We’ve been following the NLRB’s controversial changes to union election case procedures. The proposed rules—which strip employers’ of their rights to litigate many issues in a hearing, limit parties’ appellate rights, and have the potential to dramatically decrease the time between the filing of a union election petition and the election—are currently set to take effect April 30, 2012.

Yesterday, Republicans in the House and Senate introduced resolutions to block the Board’s controversial rule changes. Senate Joint Resolution 36 (introduced by Senator Enzi) and House Joint Resolution 103 (introduced by Congressman John Kline) seek to block the rule under the Congressional Review Act, which allows Congress to prevent federal agencies from implementing rules and regulations in certain instances.

The rules are also being challenged in the United States District Court for the District of Columbia by the Chamber of Commerce and the Coalition for a Democratic Workplace. The parties have moved for summary judgment and are awaiting a ruling from the court.

We are monitoring these and other challenges to the Board’s attempts to expand its power through rulemaking and will continue to report on them.

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Photo of Justin Keith Justin Keith

Justin F. Keith represents employers in all areas of labor and employment law—including reductions in force, litigation of discrimination, harassment, whistleblower, and retaliation claims, and numerous other personnel and workplace issues—before state and federal agencies and in courts throughout the country.

Justin Co-Chairs

Justin F. Keith represents employers in all areas of labor and employment law—including reductions in force, litigation of discrimination, harassment, whistleblower, and retaliation claims, and numerous other personnel and workplace issues—before state and federal agencies and in courts throughout the country.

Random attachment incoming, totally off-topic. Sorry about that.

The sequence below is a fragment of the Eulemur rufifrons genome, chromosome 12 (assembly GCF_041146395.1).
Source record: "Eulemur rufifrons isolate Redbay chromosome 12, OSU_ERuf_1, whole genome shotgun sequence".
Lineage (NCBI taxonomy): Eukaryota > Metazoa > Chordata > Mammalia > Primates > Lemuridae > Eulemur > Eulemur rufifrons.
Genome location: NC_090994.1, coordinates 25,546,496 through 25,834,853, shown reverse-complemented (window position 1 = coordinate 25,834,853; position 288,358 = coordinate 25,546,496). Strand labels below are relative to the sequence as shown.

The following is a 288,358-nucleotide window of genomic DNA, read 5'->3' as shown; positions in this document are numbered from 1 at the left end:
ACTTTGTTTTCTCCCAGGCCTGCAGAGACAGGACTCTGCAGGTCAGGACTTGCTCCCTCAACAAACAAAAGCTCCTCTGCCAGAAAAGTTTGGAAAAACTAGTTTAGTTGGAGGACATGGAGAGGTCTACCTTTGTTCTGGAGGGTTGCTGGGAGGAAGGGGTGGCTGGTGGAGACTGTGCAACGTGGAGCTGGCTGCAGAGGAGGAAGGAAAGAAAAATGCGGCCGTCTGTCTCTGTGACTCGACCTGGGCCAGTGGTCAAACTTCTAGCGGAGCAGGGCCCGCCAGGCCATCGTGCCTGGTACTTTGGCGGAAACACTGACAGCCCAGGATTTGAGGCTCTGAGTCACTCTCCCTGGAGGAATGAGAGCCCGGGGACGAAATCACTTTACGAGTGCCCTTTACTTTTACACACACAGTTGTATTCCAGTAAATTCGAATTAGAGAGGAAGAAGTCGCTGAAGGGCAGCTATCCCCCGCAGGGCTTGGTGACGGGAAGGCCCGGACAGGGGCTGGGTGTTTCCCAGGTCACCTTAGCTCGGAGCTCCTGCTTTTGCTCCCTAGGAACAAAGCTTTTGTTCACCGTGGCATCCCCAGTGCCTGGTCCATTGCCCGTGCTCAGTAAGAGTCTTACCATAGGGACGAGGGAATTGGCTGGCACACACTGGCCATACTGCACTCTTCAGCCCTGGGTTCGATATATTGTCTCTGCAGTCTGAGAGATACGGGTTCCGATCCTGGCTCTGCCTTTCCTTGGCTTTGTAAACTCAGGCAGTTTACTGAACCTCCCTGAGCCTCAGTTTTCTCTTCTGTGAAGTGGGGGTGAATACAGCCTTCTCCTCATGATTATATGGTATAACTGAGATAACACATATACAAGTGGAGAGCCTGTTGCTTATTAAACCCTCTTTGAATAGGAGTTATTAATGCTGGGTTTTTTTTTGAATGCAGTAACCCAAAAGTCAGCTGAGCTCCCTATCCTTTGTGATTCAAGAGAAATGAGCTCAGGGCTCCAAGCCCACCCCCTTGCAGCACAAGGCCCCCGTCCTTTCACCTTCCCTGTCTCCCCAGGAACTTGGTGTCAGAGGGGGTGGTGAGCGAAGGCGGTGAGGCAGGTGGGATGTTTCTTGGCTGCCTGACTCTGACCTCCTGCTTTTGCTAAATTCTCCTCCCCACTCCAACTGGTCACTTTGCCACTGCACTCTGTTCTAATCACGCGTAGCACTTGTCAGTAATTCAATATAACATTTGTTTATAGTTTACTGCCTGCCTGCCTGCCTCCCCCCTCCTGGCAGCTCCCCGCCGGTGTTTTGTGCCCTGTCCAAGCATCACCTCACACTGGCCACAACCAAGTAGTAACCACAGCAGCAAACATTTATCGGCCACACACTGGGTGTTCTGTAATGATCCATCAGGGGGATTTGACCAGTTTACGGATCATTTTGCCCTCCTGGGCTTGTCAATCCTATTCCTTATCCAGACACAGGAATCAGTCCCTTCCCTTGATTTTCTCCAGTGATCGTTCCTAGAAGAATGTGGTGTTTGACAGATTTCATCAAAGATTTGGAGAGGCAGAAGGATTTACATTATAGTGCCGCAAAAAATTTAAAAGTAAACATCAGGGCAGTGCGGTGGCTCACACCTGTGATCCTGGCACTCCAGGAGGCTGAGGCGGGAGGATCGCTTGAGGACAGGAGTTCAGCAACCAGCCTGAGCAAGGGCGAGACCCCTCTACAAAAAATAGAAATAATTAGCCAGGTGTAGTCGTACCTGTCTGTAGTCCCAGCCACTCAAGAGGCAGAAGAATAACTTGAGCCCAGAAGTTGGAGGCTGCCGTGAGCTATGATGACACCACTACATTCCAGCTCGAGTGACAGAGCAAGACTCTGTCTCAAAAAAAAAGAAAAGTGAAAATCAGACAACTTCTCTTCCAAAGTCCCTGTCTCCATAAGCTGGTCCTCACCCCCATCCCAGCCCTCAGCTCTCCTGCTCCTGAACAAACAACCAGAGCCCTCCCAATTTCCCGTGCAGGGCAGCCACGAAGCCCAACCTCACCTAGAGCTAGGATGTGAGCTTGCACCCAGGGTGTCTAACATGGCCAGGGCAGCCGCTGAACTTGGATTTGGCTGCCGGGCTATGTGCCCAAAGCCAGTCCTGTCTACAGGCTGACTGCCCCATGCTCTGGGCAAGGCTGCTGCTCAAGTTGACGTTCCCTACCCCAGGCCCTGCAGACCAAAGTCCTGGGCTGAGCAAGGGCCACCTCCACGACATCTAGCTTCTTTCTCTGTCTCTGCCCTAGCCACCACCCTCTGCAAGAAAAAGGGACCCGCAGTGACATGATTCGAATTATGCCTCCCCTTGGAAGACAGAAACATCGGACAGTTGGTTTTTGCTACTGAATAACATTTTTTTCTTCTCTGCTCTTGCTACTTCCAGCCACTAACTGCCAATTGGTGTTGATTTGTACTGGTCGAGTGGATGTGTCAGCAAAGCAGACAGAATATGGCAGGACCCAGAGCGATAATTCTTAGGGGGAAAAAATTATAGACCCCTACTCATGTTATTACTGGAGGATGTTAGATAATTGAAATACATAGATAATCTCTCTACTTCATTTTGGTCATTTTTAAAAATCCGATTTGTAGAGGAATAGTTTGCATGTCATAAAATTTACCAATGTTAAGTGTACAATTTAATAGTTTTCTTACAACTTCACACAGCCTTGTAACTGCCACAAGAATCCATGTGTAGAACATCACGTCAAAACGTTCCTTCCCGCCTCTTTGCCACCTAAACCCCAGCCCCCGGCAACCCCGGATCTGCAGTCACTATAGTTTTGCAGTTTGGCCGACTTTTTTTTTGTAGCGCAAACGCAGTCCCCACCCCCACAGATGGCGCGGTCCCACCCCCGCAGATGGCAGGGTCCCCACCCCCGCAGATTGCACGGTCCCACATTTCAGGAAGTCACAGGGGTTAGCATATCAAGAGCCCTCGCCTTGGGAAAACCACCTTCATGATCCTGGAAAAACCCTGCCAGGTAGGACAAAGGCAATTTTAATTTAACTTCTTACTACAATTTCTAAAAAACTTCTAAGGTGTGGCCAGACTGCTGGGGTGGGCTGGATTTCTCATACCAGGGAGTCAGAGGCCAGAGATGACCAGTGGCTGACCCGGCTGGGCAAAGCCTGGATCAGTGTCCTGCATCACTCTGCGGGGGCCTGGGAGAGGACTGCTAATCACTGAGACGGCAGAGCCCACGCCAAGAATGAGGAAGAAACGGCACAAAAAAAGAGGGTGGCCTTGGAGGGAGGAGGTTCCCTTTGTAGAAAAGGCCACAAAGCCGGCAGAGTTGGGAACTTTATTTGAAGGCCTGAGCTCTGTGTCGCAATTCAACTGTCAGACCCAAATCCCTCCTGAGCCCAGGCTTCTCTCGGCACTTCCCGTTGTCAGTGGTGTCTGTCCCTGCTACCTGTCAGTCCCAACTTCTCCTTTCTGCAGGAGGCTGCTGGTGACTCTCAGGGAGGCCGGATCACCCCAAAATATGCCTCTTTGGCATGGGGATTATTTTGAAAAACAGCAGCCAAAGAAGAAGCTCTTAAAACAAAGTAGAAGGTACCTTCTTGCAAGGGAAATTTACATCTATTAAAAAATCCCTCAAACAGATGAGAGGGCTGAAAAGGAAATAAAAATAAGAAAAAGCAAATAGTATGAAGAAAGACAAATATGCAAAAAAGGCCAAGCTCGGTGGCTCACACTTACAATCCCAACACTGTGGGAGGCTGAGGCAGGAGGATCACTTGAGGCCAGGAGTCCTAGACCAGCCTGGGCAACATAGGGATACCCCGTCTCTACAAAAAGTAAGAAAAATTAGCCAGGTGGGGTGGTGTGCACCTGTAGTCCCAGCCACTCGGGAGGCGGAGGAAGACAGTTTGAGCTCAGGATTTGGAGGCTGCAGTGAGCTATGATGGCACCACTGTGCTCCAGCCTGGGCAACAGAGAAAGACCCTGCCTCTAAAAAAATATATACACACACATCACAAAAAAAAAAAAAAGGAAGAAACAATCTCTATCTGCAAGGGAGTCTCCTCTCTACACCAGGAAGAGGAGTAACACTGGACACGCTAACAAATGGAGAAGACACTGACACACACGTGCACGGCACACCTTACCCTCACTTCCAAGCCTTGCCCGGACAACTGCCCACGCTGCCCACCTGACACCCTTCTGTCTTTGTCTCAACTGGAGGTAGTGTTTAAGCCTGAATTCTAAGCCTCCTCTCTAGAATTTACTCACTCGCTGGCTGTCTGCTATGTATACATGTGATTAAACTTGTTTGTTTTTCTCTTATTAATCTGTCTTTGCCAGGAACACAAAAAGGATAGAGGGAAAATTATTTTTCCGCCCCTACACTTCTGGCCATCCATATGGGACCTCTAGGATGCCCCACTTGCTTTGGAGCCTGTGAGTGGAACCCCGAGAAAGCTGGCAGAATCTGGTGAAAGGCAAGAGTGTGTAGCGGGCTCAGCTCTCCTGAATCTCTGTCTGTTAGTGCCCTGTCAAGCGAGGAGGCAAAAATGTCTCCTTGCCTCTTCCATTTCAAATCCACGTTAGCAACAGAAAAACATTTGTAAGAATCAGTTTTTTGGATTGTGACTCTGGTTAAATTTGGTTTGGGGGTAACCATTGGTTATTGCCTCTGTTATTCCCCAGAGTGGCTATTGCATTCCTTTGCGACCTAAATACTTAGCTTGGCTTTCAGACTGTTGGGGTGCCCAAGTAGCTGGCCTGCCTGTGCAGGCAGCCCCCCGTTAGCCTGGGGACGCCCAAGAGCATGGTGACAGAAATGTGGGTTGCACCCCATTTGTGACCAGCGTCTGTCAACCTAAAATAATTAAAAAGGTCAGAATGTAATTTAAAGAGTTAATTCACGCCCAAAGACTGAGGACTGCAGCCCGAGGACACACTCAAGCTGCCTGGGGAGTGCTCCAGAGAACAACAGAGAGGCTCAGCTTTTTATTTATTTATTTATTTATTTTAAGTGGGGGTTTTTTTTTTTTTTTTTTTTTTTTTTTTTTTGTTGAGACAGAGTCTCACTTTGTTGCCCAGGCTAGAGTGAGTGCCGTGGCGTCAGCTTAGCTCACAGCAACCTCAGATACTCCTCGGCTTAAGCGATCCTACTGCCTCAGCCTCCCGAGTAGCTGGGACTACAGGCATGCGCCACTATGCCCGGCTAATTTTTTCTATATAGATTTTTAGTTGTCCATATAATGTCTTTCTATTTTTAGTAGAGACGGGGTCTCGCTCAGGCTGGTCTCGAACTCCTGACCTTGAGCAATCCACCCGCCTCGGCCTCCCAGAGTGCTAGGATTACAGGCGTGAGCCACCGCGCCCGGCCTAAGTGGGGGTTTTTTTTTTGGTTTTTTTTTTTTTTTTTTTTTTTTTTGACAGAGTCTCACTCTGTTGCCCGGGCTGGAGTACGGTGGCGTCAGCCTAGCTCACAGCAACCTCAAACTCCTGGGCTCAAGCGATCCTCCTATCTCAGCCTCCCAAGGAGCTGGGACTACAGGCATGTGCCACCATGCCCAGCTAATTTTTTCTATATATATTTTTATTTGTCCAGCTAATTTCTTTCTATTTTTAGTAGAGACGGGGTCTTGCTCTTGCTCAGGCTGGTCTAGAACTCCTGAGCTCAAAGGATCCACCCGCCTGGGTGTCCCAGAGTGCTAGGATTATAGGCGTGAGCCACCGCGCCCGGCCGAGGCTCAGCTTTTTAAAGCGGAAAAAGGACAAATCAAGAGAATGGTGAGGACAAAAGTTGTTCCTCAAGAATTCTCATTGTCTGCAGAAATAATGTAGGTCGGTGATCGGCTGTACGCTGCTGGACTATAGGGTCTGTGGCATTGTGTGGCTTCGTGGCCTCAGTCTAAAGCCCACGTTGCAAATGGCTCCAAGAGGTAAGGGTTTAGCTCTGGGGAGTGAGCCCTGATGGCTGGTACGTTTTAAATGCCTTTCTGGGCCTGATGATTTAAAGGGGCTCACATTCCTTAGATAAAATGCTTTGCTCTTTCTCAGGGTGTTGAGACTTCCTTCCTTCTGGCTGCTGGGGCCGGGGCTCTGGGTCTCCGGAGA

Justin Co-Chairs the firm’s Labor & Employment Practice’s Labor-Management Relations group and advises clients in all areas of traditional labor law, including union organizing campaigns, collective bargaining negotiations, unfair labor practice charges and representation case proceedings before the NLRB, union avoidance strategy and training, strike response and contingency planning, grievance arbitration proceedings, and appellate litigation before the NLRB and the Courts of Appeals. Justin was co-counsel to New Process Steel in the landmark Supreme Court case, New Process Steel v. NLRB, 560 U.S. 674 (2010). He is also a contributing editor of The Developing Labor Law, the leading treatise on U.S. labor law, and a frequent speaker to legal and industry groups on labor and employment issues.

Justin has litigated dozens of wage and hour class actions brought under the Massachusetts Wage Act and nationwide collective actions under the Fair Labor Standards Act. He represents employers across a broad spectrum of industries, including retail, transportation, delivery services, and telecom services in nationwide class and collective actions brought throughout the country.

Justin regularly provides counsel to senior management and human resource personnel on employment law compliance matters, such as reductions in force, leaves of absence, exempt status classification under the FLSA and state law, employee discipline, sexual harassment, discrimination and retaliation, and restrictive covenant agreements.